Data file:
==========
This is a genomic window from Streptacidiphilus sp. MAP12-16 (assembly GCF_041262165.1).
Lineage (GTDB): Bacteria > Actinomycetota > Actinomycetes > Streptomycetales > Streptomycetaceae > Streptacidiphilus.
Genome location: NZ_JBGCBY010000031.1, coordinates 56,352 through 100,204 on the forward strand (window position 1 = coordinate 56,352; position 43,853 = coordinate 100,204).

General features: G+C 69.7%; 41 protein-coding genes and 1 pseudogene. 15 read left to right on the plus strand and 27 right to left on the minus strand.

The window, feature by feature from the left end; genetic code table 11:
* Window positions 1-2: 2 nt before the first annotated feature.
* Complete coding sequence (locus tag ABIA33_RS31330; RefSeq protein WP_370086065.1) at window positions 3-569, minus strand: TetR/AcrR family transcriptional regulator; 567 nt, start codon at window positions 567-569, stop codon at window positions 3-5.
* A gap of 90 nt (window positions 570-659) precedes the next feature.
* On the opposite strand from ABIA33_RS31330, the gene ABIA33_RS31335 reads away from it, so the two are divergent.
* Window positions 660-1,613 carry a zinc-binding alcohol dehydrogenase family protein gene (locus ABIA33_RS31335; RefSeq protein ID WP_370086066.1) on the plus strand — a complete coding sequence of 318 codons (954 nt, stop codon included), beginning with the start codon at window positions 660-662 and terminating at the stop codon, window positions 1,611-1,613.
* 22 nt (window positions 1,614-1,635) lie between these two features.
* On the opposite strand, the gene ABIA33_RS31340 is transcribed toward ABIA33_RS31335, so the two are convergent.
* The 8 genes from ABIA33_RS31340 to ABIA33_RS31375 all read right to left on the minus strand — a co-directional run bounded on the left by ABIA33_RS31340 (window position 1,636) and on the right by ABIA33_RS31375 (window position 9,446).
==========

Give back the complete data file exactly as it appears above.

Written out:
This is a genomic window from Streptacidiphilus sp. MAP12-16 (assembly GCF_041262165.1).
Lineage (GTDB): Bacteria > Actinomycetota > Actinomycetes > Streptomycetales > Streptomycetaceae > Streptacidiphilus.
Genome location: NZ_JBGCBY010000031.1, coordinates 56,352 through 100,204 on the forward strand (window position 1 = coordinate 56,352; position 43,853 = coordinate 100,204).

General features: G+C 69.7%; 41 protein-coding genes and 1 pseudogene. 15 read left to right on the plus strand and 27 right to left on the minus strand.

The window, feature by feature from the left end; genetic code table 11:
* Window positions 1-2: 2 nt before the first annotated feature.
* Complete coding sequence (locus tag ABIA33_RS31330; RefSeq protein WP_370086065.1) at window positions 3-569, minus strand: TetR/AcrR family transcriptional regulator; 567 nt, start codon at window positions 567-569, stop codon at window positions 3-5.
* A gap of 90 nt (window positions 570-659) precedes the next feature.
* On the opposite strand from ABIA33_RS31330, the gene ABIA33_RS31335 reads away from it, so the two are divergent.
* Window positions 660-1,613 carry a zinc-binding alcohol dehydrogenase family protein gene (locus ABIA33_RS31335; RefSeq protein ID WP_370086066.1) on the plus strand — a complete coding sequence of 318 codons (954 nt, stop codon included), beginning with the start codon at window positions 660-662 and terminating at the stop codon, window positions 1,611-1,613.
* 22 nt (window positions 1,614-1,635) lie between these two features.
* On the opposite strand, the gene ABIA33_RS31340 is transcribed toward ABIA33_RS31335, so the two are convergent.
* The 8 genes from ABIA33_RS31340 to ABIA33_RS31375 all read right to left on the minus strand — a co-directional run bounded on the left by ABIA33_RS31340 (window position 1,636) and on the right by ABIA33_RS31375 (window position 9,446).